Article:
Despite visual limits compared to many shark species, great white sharks rely significantly on vision to successfully go about their hunting behaviors and navigate through their environment.

Some of the key ways great whites use vision include:

  • Target movement detection – Their excellent motion-detecting capabilities allow great whites to rapidly spot potential prey items, even at long distances in some cases. Vision alerts them to interesting targets worth investigating.
  • Assessing threats – Great whites can visually inspect unfamiliar objects, potential threats like sharks from other species, or unnatural debris and determine if they are non-threatening or worth avoiding.
  • Identification – At closer ranges, great whites rely on vision to identify familiar prey species, investigate irregularities, or determine if hidden prey may be present based on associated cues.
  • Final attack positioning – Vision provides the accuracy needed for precise body positioning and distance judgment during the final moments of an attack on prey.
  • Navigation – By recognizing underwater landmarks, light conditions, and other visual cues, great white sharks can navigate familiar and unfamiliar areas more effectively.

In essence, vision connects the early detection capabilities of other senses with the precision and identification needed for their specialized hunting strategy closer in. It likely also reduces energy expenditure by not needing to fully investigate threats or prey that can be dismissed visually from a safer distance.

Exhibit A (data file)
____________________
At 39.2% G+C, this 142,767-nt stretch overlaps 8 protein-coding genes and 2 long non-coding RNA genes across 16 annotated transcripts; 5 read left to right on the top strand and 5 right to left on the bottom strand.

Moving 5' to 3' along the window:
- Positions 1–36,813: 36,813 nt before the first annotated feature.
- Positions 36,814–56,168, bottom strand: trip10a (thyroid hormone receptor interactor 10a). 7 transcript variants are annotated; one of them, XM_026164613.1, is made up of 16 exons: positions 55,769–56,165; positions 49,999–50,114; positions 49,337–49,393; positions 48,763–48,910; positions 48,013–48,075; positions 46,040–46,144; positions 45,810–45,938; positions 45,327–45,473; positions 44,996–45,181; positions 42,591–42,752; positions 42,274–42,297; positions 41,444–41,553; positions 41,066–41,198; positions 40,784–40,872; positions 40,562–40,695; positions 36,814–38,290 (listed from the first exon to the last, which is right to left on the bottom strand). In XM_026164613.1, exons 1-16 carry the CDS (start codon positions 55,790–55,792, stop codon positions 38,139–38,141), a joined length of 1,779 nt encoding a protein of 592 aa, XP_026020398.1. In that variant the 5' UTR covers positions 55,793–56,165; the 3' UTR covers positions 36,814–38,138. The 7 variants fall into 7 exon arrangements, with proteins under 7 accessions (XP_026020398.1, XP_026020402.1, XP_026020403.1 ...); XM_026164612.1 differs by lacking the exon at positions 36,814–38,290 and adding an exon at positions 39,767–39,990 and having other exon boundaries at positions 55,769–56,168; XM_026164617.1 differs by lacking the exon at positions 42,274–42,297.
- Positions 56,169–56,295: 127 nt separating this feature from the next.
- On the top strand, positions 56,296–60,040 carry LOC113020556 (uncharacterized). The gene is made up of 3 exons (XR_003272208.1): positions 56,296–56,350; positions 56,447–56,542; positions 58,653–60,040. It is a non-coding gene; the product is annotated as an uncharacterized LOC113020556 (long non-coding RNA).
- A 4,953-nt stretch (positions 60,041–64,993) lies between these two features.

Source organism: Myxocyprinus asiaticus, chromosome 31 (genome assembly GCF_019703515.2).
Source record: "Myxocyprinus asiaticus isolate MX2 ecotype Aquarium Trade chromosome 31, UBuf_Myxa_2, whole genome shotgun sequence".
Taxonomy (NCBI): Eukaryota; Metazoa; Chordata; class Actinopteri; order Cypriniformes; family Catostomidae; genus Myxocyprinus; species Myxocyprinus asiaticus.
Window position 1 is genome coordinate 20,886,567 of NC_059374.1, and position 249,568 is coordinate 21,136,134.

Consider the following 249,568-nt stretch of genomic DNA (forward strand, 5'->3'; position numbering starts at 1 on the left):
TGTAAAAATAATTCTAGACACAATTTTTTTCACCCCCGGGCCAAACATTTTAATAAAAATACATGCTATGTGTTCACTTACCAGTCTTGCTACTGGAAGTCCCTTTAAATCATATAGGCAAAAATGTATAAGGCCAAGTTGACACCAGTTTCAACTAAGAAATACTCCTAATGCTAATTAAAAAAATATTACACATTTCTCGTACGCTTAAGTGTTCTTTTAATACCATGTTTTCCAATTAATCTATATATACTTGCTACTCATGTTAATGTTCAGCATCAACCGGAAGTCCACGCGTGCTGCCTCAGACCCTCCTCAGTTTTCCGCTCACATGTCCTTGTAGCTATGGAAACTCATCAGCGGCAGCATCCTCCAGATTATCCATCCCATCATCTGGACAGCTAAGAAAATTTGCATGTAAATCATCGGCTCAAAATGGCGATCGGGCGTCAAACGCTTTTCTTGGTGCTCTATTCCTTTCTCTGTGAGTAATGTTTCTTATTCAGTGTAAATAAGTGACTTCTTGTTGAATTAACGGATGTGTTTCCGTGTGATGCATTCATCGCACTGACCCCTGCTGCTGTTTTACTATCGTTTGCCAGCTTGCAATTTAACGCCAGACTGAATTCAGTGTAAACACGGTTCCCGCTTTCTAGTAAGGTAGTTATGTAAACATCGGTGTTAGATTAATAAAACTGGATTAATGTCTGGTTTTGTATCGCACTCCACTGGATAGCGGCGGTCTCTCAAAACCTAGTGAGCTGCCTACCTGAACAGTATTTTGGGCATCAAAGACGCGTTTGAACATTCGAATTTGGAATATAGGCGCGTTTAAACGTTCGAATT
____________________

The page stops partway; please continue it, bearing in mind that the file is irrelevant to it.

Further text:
However, juvenile sharks with less hunting experience may suffer more cases of mistaken identity between humans and seals in murky conditions based on limited visual capabilities to clearly differentiate prey shapes and movements.

How Does Vision Vary Between Individuals and Underwater Conditions?

There are likely some variations in visual capabilities between individual great white sharks based on age, condition, genetics, injuries, and environmental factors that can impact vision over a lifetime. However, all great whites likely experience significant vision changes depending on water conditions.

Turbidity caused by sediment, pollution, phytoplankton, wave action, and other factors can significantly reduce underwater visibility and visual range. Even water temperature, lighting conditions, and time of day can impact what they are capable of seeing at any given moment.

Some evidence suggests great white sharks may be able to visually detect prey items up to distances of over 25 meters in very clear ocean water with calm conditions. But in murky coastal water or areas with heavy sediment, their visual range could be reduced to just a few meters – forcing them to rely much more extensively on smell and electroreception instead.

These changing visibility conditions could help explain why great white sharks have evolved such exceptional non-visual hunting senses as their primary tools. Vision likely plays a supporting role when available light and water clarity is high, but cannot be relied upon exclusively as their hunting conditions are too widely variable.

Conservation efforts are complicated by limited understanding of shark vision and reasons for bite incidents with humans. Better grasping their actual visual capabilities can help inform smarter protection policies that keep ecosystems and marine life safe, including humans.

How Does Shark Vision Compare to Other Shark Species?

Among over 500 shark species, visual capabilities run the gamut from sharks with excellent vision to those that are likely nearly blind. Great whites have better vision than some species, but fall short compared to various sharks considered to have exemplary eyesight.

Some sharks with superior vision include:

  • Tiger sharks – Possess color vision and higher acuity thought to be on par with some birds of prey thanks to higher cone density.
  • Mako sharks – Have exceptionally large eyes and pupils with a higher proportion of cones, allowing color vision and extremely sharp eyesight critical for hunting fast prey.